Voices: Jared and Ivanka are turning on Trump — and now you see the true face of the Republican Party

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Jared Kushner and Ivanka Trump at a campaign rally for Donald Trump on 22 September 2020 in Moon Township, Pennsylvania (Jeff Swensen/Getty Images)
Jared Kushner and Ivanka Trump at a campaign rally for Donald Trump on 22 September 2020 in Moon Township, Pennsylvania (Jeff Swensen/Getty Images)

One big bonus of nepotism is ensuring that you’re surrounded with unthinking, uncritical loyalists. So Donald Trump must be especially miffed that his own family has been nervously but definitively sliding the knife between his shoulder blades during the ongoing January 6 Congressional hearings.

Trump’s daughter, former Senior White House Advisor Ivanka Trump, said in taped testimony during the hearings on Thursday that she did not believe her father’s baseless claims that the 2020 election was stolen. “I respect Attorney General Barr,” she said. “So I accepted what he was saying [when he said that the claims of election fraud were false.]”

Donald Trump immediately hit back against his own daughter. He insisted that Ivanka had not been involved in studying election results, and dismissed her on the right-wing social media site Truth Social: “She had long since checked out and was, in my opinion, only trying to be respectful to Bill Barr.”

Then, today, Ivanka’s husband Jared Kushner, Trump’s son-in-law and former senior adviser to the president, weighed in. He too made it clear in recorded testimony that he thought the allegations of fraud were bunk.

When the committee asked Kushner whether he believed in the wide array of conspiracy theories about election fraud pushed by Trump lawyer Rudy Giuliani, Kushner said he had told Trump that that was “not the approach I would take if I were you.”

The intra-familial disagreement is striking. It’s a dramatic illustration of just how fractured the Republican Party is. But it also shows how powerful the partisan incentives are to ignore or paper over those fractures.

Publicly, Republican Party leaders have been trying to disparage and delegitimize the January 6 hearings. Republican House minority leader Kevin McCarthy tweeted last week that “Speaker Pelosi’s Select Committee on January 6 is the most political and least legitimate committee in American history.” Fox News wouldn’t even run the hearings live.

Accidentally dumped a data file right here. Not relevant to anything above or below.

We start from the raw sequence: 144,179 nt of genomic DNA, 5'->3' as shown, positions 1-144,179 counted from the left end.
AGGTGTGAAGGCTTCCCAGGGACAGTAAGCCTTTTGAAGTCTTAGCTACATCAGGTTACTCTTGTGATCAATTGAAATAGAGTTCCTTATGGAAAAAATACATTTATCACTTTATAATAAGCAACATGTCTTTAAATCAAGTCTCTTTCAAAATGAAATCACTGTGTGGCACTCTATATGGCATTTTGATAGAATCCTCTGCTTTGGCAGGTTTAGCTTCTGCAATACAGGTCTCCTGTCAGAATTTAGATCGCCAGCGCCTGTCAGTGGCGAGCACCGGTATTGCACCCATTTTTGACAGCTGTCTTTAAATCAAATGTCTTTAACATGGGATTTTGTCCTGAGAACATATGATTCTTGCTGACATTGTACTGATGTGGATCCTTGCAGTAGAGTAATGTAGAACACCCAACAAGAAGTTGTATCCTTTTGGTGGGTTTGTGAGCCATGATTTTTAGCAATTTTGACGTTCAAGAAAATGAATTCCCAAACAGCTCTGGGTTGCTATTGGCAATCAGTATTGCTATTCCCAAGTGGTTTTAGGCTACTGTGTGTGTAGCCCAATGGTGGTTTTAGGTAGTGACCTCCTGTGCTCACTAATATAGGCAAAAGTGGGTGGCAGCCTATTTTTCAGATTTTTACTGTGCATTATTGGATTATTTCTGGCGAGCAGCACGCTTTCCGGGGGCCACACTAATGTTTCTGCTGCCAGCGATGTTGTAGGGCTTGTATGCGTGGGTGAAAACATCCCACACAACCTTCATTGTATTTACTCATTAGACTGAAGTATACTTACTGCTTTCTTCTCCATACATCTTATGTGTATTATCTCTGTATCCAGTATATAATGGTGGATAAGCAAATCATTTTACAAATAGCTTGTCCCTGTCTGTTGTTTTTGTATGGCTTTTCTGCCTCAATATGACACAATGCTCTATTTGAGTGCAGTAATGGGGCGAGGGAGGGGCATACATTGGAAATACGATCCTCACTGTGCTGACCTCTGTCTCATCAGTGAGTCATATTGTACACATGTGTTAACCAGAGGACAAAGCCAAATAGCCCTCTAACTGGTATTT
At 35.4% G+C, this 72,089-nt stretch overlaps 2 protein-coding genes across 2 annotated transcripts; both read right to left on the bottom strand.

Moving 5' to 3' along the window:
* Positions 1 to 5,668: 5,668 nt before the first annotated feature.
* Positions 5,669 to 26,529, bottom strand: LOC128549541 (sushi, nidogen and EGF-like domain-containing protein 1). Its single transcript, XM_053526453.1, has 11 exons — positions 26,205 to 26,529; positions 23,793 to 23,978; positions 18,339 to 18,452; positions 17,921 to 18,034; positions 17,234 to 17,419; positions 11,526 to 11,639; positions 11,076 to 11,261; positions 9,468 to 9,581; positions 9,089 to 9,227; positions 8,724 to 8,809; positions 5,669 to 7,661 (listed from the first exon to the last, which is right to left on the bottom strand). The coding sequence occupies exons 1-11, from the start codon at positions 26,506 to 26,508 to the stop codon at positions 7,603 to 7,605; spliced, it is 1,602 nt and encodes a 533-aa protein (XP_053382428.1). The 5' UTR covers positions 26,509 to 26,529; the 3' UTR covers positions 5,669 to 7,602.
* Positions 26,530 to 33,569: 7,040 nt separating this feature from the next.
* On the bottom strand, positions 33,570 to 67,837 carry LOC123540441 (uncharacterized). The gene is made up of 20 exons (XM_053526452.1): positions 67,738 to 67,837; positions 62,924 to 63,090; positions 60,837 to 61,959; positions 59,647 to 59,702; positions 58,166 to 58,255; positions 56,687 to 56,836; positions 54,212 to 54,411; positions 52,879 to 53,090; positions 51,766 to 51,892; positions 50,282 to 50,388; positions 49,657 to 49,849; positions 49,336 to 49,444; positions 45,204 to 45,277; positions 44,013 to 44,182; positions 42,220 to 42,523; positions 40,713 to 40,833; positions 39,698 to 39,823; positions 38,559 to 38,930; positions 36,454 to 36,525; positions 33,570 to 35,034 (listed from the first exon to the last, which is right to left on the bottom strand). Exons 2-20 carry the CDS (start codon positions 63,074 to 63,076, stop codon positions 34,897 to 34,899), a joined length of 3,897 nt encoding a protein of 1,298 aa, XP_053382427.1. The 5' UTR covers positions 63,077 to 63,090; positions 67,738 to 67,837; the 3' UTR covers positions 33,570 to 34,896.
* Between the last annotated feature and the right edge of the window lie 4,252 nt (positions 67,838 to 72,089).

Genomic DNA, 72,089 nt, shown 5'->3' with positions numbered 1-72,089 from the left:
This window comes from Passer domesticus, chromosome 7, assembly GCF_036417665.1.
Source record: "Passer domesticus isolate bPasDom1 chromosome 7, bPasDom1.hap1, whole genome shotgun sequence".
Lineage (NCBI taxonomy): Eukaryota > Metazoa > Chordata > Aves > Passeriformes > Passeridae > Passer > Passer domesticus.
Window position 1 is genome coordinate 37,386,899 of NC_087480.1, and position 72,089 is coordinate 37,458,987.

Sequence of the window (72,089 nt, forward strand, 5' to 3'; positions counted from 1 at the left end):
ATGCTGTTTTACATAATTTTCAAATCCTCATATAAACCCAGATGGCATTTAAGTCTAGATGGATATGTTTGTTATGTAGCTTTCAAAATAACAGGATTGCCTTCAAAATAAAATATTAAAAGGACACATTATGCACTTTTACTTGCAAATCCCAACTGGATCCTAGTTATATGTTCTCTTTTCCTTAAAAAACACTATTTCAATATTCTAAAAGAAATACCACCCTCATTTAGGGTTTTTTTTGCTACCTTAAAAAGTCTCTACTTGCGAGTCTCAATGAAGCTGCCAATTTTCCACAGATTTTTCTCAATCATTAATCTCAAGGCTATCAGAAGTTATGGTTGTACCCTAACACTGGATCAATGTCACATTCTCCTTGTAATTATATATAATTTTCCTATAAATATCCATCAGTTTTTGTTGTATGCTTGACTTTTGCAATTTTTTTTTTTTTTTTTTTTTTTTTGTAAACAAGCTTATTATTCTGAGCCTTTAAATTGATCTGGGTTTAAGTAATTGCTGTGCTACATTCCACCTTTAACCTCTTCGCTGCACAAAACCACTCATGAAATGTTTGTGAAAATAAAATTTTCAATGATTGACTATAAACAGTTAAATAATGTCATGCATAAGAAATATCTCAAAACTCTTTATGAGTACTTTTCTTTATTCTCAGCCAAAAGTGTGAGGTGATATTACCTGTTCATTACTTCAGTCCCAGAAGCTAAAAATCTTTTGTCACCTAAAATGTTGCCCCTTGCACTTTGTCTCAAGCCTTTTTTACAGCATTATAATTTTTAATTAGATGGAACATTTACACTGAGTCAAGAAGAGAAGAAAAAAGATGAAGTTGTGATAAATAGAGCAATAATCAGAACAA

And yet, the hearings themselves have been notably, even enthusiastically, bipartisan. Republican Representative Liz Cheney has had perhaps the most speaking time, and has repeatedly and forcefully argued that Trump instigated and facilitated an illegal coup.

Former Attorney General Bill Barr, who was appointed by Trump himself, called Trump’s election fraud claims “bullshit.” Trump’s own campaign manager, Bill Stepien, and numerous other top Trump advisors testified that they told the president that there was no evidence of election fraud.

This is not the usual political disagreement in which Democrats say X and Republicans say Y. This is an internal Republican dispute, in which a small number of hacks and liars assert that Trump is the rightful president of the US, and most other Republicans — including Trump loyalists! including Trump’s own family! — acknowledge that Joe Biden won the election, and that Trump’s claims to the contrary are baseless.

Jared and Ivanka are breaking with Trump, but not over a familial dispute. They’re breaking with Trump because a broad range of Republicans are breaking with Trump. Numerous Republicans are horrified by his attack on democracy. Advisors like Jared and Ivanka and Bill Barr also, quite possibly, are worried about their own criminal liability.

The result is a historic intra-partisan divide, in which many Republicans still consider Trump the leader of the party and many others consider him an irresponsible fool, or worse a liar who actively planned a treasonous coup. You would think that a party with this kind of gaping wound would have trouble functioning effectively. Shouldn’t the split reverberate through primaries? Shouldn’t it affect policy votes? Shouldn’t there be active leadership contests?

Perhaps. But Jared and Ivanka’s testimony also shows just how strong partisanship can be, even in the face of fundamental disagreements.

Ivanka expressed support for and respect for Bill Barr. But she was very careful not to contradict her father directly. She says Barr is credible. She doesn’t say, “The president was wrong.”

Jared’s performance is even more telling. When asked if he had ever spoken to Donald Trump about Giuliani’s barrage of election fraud conspiracy theories, he responded (on audio) like a small mammal trying to escape from a trap. ““Um…uhhh…I guess…ehh…uh…yes,” he finally spit out, before finally admitting that he did not agree with Giuliani.

Kushner tries to wriggle away because he’s doesn’t want to say that his father-in-law is a dupe or a con-artist or a traitor or all three. But he’s also trying to wriggle away because he doesn’t want to say that the Republican president is all those things.

Many Republicans do not want to be associated with a fascist attempt to overthrow democracy. But at the same time, they don’t want to say that a Republican president did the wrong thing, or that he convinced numerous Republican partisans to rally around lies and treason.

Ivanka and Jared hesitatingly, apologetically denounced their family member and their party’s leader. That shows how thoroughly the GOP is in disarray. But it also shows how partisanship may keep Republicans from ever really, effectively repudiating its own embrace of authoritarianism and treason.

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